If you read all of this an immediately think, “That’s it, I’ll never be successful, I want to quit writing,” then you should. If you’re in it primarily for the fame and the fans, because you think being a “successful” writer validates you in some way, or it’s how you think you’ll finally have friends and a girlfriend who adore you, there’s a good chance you’re not going to get what you want. Being a writer for the accolades is fine if you are honest with yourself – lots of people do things more to get attention than because they love the thing. I’m not judging you. But it’s hard to get anywhere as a writer if you’re starting out with anything less than all the privilege possible. If you’re a woman, a person of color, queer, trans, or non-binary; if you’re insecure or overweight or poor, it’s hard. Unbelievably hard. There are so many easier ways to get recognition and respect. If you think writing will finally make you cool, you need to quit.
If you read all of this and think, “Fuck that, I’m going to write because I’m going to write even if no one reads it,” then don’t quit. Don’t give up. Go into writing as a career with your eyes open. Learn about the community and how publishing works and if you need to agitate for change, do that. Show the world that you’re so talented and brilliant that they’ll have to pay attention. But don’t blame anyone else if you don’t feel welcomed to the table, or if Cute Girl X has a bunch of twitter followers and you don’t. Do the work anyway. Yes, it’s hard and expensive and depressing and your popularity will wax and wane, but you knew that going in. Yes, it’s difficult to find time to write and when you have to work a day job and maintain relationships and write as well, it’s nearly impossible at times. You will feel like a failure. You will actually fail at times. Like with a lot of art, you may only find popularity after you’re dead. But you knew that going in.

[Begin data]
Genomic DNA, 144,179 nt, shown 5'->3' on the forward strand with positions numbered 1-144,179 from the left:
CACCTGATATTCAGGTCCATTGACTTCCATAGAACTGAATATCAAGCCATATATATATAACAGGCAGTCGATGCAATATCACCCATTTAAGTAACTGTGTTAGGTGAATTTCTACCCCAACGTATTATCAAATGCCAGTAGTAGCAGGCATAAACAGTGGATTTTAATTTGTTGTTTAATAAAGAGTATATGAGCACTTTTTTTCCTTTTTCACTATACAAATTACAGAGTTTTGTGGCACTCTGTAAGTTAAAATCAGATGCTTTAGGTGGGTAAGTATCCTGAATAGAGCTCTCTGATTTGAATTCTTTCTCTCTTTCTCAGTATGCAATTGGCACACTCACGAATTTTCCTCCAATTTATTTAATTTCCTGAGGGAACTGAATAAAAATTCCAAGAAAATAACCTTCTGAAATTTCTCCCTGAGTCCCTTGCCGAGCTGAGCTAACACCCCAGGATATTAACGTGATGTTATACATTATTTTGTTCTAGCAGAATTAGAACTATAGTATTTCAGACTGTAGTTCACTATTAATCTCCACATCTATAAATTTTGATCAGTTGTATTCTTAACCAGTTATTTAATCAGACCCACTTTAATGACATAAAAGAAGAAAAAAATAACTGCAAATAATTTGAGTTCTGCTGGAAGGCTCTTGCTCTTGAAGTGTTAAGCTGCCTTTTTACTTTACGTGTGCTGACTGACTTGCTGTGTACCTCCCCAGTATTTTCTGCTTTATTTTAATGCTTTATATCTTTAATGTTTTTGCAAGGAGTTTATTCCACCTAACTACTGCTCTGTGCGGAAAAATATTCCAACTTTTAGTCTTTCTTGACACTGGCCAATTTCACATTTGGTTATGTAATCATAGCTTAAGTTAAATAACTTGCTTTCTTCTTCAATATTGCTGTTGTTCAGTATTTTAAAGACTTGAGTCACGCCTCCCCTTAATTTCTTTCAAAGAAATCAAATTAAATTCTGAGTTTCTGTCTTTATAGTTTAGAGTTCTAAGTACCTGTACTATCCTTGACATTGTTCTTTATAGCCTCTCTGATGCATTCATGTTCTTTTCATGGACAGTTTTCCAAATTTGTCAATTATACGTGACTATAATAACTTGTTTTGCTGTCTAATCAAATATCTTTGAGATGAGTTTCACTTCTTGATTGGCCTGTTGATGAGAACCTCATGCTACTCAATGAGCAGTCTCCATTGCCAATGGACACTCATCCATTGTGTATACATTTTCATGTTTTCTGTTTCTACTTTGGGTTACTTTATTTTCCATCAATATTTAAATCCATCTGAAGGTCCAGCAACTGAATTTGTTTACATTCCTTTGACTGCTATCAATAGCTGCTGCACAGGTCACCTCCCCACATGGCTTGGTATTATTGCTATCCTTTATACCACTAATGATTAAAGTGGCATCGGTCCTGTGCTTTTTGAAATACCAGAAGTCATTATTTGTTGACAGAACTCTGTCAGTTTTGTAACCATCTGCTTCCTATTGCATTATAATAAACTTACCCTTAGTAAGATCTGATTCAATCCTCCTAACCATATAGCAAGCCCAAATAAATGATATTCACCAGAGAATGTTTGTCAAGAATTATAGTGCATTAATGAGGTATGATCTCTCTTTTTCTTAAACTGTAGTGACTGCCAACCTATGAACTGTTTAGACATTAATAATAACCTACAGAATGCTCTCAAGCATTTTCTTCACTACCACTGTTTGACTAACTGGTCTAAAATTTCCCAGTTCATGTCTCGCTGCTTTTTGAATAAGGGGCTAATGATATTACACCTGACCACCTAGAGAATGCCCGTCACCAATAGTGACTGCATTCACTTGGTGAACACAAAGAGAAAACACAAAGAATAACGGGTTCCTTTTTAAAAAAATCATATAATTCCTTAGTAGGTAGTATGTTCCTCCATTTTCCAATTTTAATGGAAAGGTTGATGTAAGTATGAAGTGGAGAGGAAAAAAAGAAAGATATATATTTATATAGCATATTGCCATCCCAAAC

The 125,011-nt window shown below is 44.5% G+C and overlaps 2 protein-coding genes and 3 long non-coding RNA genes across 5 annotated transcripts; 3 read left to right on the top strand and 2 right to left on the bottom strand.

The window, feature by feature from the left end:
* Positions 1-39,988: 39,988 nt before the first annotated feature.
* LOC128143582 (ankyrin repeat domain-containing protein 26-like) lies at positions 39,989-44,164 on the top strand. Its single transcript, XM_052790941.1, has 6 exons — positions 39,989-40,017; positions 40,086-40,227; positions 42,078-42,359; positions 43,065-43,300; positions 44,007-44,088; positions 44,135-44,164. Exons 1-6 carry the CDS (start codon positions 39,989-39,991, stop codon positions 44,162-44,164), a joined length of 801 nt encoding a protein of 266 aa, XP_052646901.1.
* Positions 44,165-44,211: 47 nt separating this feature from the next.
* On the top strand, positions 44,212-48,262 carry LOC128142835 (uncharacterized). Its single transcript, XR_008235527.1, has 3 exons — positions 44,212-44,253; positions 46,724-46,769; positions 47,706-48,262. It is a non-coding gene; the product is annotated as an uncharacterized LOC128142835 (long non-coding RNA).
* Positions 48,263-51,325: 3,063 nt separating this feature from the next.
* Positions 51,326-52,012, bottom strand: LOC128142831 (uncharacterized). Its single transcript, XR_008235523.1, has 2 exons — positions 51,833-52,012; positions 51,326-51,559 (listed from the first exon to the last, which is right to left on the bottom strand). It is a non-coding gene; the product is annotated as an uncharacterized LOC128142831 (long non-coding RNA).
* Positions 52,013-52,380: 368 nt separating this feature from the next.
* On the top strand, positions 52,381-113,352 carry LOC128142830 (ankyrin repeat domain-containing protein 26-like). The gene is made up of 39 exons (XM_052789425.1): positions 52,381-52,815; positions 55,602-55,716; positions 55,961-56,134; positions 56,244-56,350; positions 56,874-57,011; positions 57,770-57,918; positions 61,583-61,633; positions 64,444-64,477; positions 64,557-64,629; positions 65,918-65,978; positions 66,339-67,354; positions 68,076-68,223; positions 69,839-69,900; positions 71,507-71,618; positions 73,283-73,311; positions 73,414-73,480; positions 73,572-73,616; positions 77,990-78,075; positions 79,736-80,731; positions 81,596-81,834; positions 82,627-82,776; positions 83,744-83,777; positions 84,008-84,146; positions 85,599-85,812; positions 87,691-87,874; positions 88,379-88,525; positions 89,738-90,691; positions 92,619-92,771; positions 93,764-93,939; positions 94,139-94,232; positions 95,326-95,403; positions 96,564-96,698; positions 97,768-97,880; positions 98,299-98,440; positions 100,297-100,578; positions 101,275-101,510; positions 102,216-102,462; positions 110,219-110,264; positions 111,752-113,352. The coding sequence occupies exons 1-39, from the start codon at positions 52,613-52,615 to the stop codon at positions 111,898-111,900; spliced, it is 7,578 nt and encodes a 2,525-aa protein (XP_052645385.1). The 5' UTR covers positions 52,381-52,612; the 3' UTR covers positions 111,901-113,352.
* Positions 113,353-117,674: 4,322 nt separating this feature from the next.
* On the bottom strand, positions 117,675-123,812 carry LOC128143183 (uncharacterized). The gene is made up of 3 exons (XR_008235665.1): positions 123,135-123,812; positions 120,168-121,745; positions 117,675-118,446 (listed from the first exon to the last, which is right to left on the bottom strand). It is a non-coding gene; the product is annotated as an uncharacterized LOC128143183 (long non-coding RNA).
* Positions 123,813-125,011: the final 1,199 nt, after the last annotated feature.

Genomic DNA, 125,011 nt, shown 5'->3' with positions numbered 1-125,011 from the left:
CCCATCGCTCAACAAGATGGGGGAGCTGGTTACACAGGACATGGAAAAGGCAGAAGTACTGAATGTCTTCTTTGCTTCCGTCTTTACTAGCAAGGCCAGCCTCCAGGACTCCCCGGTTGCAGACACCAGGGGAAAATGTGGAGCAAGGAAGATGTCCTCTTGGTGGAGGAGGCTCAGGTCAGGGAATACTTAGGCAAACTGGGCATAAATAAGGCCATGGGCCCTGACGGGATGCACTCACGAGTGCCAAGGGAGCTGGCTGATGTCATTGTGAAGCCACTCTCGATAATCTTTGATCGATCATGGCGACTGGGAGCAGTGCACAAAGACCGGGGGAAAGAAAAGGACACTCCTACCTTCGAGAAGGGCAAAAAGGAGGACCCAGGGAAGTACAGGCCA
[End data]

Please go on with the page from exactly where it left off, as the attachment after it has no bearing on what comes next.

Here’s a secret truth: If you can look at the minefield that is trying to be a successful writer and know you’ll get hurt traveling through it, it’s easier. It’s not personal, even when it feels personal. It’s hard, but it’s hard for everyone. You’ll probably need to change things from where you are to get to where you want to be, or you’ll need to fight to change the world to fit you, but that’s true of everything. If you think it’ll be easy and straightforward, you’ll be horribly let down. But if you know how hard it is and you put in the work anyway, the success you do have can feel amazing, and earned.
Because it will be.